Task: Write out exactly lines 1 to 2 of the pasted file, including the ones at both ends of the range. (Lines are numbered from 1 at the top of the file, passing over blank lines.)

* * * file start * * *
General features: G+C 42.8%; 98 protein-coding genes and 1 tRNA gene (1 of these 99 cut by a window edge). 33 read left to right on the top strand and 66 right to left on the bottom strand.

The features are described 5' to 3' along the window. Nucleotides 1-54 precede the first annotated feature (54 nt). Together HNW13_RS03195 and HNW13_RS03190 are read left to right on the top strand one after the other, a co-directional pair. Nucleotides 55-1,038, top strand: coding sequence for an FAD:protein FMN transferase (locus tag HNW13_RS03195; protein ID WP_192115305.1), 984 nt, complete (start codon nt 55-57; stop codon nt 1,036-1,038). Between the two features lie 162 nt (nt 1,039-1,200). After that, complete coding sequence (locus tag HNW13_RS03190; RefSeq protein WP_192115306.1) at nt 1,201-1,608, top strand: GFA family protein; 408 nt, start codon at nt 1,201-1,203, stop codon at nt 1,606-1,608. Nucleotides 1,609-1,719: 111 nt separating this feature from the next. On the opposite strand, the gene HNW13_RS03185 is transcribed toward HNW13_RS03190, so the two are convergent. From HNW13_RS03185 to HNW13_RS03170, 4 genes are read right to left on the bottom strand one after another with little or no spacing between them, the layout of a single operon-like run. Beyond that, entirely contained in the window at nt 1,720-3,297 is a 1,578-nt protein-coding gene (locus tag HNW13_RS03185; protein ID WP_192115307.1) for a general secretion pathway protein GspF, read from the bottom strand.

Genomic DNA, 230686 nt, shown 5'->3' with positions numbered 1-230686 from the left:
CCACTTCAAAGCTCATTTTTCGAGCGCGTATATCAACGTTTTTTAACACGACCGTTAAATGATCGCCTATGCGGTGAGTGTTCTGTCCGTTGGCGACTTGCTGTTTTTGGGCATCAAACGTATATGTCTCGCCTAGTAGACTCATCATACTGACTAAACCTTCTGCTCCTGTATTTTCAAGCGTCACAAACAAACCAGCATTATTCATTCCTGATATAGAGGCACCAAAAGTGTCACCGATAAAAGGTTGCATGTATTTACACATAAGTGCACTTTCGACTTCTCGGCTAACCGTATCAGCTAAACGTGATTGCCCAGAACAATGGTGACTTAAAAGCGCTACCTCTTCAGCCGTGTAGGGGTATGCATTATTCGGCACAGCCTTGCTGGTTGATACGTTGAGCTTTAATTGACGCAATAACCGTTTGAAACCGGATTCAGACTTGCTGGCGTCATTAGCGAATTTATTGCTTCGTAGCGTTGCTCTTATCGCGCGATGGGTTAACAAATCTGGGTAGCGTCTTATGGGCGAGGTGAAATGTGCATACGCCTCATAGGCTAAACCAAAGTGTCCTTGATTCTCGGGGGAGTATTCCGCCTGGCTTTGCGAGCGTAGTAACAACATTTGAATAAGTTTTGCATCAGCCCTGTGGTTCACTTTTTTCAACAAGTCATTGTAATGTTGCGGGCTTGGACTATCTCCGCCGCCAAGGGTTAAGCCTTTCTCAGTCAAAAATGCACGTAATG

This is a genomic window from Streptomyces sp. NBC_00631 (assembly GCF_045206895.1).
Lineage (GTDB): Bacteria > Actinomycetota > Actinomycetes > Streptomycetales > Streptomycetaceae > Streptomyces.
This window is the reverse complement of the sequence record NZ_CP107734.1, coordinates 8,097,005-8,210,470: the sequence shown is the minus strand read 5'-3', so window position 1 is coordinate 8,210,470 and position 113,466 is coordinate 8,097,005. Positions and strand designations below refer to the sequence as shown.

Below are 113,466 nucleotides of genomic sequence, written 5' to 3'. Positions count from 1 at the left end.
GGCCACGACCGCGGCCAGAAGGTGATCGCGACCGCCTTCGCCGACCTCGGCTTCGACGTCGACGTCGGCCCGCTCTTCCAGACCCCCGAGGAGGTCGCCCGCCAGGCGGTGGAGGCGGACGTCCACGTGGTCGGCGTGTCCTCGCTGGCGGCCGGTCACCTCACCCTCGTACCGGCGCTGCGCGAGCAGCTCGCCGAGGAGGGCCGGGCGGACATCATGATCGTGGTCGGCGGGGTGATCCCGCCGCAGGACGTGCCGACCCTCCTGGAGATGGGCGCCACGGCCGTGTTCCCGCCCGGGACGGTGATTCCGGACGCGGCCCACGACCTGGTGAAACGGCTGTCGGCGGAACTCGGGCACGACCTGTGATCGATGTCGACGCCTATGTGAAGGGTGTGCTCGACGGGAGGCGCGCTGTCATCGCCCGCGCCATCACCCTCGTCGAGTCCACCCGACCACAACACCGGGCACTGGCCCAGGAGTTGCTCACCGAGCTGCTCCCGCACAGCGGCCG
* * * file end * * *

General features: G+C 42.8%; 98 protein-coding genes and 1 tRNA gene (1 of these 99 cut by a window edge). 33 read left to right on the top strand and 66 right to left on the bottom strand.

The features are described 5' to 3' along the window. Nucleotides 1-54 precede the first annotated feature (54 nt). Together HNW13_RS03195 and HNW13_RS03190 are read left to right on the top strand one after the other, a co-directional pair. Nucleotides 55-1,038, top strand: coding sequence for an FAD:protein FMN transferase (locus tag HNW13_RS03195; protein ID WP_192115305.1), 984 nt, complete (start codon nt 55-57; stop codon nt 1,036-1,038). Between the two features lie 162 nt (nt 1,039-1,200). After that, complete coding sequence (locus tag HNW13_RS03190; RefSeq protein WP_192115306.1) at nt 1,201-1,608, top strand: GFA family protein; 408 nt, start codon at nt 1,201-1,203, stop codon at nt 1,606-1,608. Nucleotides 1,609-1,719: 111 nt separating this feature from the next. On the opposite strand, the gene HNW13_RS03185 is transcribed toward HNW13_RS03190, so the two are convergent. From HNW13_RS03185 to HNW13_RS03170, 4 genes are read right to left on the bottom strand one after another with little or no spacing between them, the layout of a single operon-like run. Beyond that, entirely contained in the window at nt 1,720-3,297 is a 1,578-nt protein-coding gene (locus tag HNW13_RS03185; protein ID WP_192115307.1) for a general secretion pathway protein GspF, read from the bottom strand.